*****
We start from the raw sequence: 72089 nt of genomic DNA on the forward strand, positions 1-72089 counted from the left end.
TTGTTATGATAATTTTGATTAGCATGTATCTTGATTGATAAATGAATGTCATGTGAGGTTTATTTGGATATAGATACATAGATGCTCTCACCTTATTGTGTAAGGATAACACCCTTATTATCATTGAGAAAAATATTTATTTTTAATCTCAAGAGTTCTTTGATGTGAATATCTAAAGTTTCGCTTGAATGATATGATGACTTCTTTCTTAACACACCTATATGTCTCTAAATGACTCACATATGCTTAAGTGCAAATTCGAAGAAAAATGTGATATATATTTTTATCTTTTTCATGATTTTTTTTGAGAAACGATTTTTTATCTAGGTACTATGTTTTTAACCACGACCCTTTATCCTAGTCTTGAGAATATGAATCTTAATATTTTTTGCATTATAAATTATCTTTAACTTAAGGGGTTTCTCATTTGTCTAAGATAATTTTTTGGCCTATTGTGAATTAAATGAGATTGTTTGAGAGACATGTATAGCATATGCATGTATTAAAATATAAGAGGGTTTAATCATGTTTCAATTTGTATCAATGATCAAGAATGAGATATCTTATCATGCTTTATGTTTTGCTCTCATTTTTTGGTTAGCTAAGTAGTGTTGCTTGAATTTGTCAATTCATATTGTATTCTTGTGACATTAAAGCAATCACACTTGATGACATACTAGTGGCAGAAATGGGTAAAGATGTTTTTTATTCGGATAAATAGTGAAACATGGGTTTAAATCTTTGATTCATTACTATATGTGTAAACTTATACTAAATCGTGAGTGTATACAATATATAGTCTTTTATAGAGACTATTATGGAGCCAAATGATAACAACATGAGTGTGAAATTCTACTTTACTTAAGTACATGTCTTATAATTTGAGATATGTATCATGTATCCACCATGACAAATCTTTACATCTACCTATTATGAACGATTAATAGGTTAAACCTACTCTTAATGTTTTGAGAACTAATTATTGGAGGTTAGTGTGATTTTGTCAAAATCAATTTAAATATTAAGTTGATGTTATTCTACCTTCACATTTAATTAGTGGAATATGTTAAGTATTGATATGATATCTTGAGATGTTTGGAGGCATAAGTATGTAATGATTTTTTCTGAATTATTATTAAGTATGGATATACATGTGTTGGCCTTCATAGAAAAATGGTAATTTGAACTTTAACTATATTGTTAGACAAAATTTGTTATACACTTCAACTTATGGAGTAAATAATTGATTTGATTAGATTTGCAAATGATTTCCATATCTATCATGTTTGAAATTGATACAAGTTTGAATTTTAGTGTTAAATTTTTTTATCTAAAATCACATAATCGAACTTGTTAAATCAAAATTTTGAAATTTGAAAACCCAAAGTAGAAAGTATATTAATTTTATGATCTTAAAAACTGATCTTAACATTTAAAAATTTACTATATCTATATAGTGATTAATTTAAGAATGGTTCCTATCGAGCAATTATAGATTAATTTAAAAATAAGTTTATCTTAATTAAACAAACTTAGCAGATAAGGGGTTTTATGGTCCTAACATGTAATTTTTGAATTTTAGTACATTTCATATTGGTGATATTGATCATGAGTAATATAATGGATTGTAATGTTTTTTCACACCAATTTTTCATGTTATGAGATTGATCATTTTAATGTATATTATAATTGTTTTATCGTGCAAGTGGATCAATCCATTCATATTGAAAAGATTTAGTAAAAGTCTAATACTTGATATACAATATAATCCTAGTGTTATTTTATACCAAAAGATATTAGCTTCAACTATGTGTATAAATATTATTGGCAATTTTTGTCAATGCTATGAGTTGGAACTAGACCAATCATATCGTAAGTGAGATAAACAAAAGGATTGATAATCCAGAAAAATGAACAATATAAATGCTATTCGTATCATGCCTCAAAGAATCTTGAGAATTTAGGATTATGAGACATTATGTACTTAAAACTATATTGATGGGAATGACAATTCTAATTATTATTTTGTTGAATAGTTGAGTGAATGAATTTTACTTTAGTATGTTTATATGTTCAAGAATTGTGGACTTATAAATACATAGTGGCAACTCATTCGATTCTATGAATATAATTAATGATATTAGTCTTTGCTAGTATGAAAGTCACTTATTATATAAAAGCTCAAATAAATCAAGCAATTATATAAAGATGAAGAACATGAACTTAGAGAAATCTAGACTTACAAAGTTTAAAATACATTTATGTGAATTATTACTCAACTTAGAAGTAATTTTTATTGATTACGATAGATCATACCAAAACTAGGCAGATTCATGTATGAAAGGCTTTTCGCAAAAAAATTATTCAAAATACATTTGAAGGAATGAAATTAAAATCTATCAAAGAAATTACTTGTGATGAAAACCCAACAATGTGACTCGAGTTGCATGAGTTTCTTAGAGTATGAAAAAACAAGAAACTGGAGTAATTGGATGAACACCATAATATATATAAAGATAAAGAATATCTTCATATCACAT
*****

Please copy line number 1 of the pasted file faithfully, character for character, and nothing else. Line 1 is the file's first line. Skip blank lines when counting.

We start from the raw sequence: 72089 nt of genomic DNA on the forward strand, positions 1-72089 counted from the left end.